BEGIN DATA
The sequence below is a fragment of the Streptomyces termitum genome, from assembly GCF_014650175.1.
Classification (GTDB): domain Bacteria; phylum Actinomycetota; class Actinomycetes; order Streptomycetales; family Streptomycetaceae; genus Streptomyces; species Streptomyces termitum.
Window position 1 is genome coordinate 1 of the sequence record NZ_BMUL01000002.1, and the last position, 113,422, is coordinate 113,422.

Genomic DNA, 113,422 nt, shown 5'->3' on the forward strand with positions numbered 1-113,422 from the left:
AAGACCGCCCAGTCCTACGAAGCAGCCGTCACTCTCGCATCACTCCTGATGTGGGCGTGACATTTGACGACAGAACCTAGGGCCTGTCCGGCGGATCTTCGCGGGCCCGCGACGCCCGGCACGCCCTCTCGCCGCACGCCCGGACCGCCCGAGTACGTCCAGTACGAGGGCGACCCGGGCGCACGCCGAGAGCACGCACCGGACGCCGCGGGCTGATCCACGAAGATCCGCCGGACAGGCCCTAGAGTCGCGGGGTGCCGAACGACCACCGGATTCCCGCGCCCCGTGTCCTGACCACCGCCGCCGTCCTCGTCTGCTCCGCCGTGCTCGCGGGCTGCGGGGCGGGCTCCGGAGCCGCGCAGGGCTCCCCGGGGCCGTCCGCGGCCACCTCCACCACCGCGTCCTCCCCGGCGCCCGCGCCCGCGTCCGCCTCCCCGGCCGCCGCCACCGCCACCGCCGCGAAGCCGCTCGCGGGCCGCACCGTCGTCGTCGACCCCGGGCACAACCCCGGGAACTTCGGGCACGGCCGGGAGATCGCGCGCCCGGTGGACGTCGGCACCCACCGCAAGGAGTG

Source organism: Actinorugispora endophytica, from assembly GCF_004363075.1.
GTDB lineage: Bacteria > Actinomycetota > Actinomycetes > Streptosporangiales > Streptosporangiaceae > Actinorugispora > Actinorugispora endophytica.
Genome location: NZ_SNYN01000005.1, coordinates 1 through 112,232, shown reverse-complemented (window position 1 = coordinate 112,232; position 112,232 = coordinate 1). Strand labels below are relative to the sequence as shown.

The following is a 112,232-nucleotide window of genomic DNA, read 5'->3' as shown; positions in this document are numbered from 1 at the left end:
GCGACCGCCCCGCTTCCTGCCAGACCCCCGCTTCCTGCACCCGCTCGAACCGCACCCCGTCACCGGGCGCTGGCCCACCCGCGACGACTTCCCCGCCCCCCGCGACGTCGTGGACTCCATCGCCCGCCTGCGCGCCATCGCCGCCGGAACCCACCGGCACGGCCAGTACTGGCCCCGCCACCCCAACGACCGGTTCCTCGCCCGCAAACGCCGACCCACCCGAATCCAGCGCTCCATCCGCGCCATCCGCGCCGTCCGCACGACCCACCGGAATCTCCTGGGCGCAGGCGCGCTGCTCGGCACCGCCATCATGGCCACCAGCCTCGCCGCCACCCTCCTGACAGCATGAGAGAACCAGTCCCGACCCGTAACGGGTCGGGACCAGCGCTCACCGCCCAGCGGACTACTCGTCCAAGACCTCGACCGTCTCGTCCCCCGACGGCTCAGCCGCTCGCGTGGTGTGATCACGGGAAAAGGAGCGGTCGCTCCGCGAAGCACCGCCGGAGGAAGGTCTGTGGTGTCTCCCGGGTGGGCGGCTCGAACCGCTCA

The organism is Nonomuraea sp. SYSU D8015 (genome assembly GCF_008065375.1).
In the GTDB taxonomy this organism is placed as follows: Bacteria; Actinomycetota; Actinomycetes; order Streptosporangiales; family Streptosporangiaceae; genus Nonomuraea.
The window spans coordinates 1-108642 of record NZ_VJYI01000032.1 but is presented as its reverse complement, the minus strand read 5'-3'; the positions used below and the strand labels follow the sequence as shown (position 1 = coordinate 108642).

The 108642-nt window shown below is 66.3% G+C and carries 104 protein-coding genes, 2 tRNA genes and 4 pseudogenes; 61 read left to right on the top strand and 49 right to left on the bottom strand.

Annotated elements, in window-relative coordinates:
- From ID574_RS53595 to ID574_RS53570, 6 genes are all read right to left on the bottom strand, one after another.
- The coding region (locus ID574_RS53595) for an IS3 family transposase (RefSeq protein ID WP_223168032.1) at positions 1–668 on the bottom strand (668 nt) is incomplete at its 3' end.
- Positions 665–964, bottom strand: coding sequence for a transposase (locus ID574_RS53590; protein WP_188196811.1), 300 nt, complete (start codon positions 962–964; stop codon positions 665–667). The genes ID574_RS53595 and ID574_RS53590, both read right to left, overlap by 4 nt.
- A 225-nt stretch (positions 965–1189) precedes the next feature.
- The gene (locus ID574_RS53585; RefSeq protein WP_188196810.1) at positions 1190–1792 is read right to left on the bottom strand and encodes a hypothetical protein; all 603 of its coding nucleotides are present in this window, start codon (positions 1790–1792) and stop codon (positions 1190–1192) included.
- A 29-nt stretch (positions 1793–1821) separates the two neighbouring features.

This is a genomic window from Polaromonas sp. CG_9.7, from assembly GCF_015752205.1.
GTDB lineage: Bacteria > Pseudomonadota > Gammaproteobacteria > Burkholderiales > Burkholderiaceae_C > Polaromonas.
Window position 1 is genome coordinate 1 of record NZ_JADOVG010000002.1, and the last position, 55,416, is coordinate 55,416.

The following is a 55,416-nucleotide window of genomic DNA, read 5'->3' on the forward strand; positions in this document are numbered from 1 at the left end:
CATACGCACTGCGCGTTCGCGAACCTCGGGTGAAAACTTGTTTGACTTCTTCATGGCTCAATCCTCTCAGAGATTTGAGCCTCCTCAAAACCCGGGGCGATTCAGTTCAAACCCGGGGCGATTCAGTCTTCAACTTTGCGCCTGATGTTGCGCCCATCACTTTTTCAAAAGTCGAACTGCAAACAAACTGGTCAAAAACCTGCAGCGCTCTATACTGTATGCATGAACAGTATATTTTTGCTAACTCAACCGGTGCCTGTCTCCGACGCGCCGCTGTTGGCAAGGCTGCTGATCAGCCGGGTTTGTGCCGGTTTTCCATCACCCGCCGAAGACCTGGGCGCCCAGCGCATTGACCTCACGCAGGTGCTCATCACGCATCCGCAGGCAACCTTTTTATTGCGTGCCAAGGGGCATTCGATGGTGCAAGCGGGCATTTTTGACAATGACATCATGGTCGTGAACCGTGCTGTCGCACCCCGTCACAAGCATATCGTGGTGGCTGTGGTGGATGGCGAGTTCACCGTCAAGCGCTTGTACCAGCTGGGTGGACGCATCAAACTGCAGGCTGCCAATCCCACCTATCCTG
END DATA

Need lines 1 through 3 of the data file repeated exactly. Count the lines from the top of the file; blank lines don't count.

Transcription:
The sequence below is a fragment of the Streptomyces termitum genome, from assembly GCF_014650175.1.
Classification (GTDB): domain Bacteria; phylum Actinomycetota; class Actinomycetes; order Streptomycetales; family Streptomycetaceae; genus Streptomyces; species Streptomyces termitum.
Window position 1 is genome coordinate 1 of the sequence record NZ_BMUL01000002.1, and the last position, 113,422, is coordinate 113,422.